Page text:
Tidal

The ideal of “having it all”—job, family, happiness—has been in the feminist conversation at least since Cosmopolitan founder Helen Gurley-Brown’s 1982 memoir. It was the subject of Anne-Marie Slaughter’s controversial 2012 Atlantic cover story questioning whether mothers can achieve true work/life balance without wider political and social changes. And it may have been the inspiration for the new Kanye West video in which an oiled-up woman gyrates in a gym, has sex in a shower, and turns into a cat creature among a herd of sheep.

That woman is the singer Teyana Taylor, a rising R&B singer and dancer. Explaining the video’s origin to Vogue, she recalled running into West at a recording studio and chatting with him about being engaged to the NBA star Iman Shumpert, with whom she had just had a daughter. “I was just rambling and rambling about Iman and to him it was a dope moment to just see love like that, to see that you can really have it all,” she said. That day, he asked her to star in “Fade.”

As a greased-up, shape-shifting celebration of family, the Tidal-exclusive video fits right in with a trend West has helped lead. As I noted in this month’s Atlantic, at a time when U.S. marriage rates sit near a record low, four of pop-culture’s most famous figures—West, Kardashian, Beyoncé, and Jay Z—have turned their two respective unions into public spectacles, glorifying a traditional family structure that popular music is often accused of undermining. (Maybe Drake and Rihanna are next to get in on the act?) The “Fade” clip confirms West’s intention is to make domestic bliss look awesome—but also spotlights how pop culture’s portrayals of female power are still largely inextricable from sex.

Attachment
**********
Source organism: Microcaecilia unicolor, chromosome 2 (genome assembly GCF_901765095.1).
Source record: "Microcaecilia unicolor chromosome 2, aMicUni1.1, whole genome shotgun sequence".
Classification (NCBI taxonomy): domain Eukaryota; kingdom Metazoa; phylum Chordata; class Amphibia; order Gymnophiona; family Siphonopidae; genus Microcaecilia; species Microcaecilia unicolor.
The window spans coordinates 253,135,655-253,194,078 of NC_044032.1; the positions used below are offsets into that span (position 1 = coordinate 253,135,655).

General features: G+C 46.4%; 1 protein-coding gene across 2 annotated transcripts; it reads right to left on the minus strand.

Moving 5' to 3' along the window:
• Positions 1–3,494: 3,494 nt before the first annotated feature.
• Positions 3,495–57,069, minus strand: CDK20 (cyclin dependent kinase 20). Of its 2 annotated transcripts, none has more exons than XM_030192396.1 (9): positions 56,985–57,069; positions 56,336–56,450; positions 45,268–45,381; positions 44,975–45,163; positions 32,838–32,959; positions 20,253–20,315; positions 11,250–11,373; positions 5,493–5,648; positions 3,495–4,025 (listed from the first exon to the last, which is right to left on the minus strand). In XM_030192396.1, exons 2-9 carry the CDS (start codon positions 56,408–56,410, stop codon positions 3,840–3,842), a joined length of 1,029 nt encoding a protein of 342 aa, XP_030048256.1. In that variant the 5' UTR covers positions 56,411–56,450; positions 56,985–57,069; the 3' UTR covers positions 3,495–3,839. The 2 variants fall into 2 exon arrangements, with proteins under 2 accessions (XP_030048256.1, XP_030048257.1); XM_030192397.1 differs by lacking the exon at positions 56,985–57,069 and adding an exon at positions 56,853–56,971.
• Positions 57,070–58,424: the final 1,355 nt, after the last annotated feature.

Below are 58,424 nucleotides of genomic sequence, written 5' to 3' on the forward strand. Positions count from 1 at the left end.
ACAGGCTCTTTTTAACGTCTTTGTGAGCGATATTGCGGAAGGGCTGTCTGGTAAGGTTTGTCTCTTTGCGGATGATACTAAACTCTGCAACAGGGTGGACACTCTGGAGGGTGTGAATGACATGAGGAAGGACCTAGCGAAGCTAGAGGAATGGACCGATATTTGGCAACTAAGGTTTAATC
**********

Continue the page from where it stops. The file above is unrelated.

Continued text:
The choreographer Jae Blaze told Pitchfork that the video shows how Taylor has “been on the rise, and how she's working, and you are now seeing her blossom into this fierce lioness, this fierce cat. ... She has her family. She's being held down by her amazing husband. She has a beautiful daughter. You know, the lioness always protects her baby. I think it really is about her coming into her fierceness. And that's where she is in her life right now. She is blossoming.” The final image of a lion laying with lambs brings to mind an iconic Christian image associated with the return of Christ: heaven on Earth. (Though the Bible actually talks about wolves and lambs, not lions and lambs.)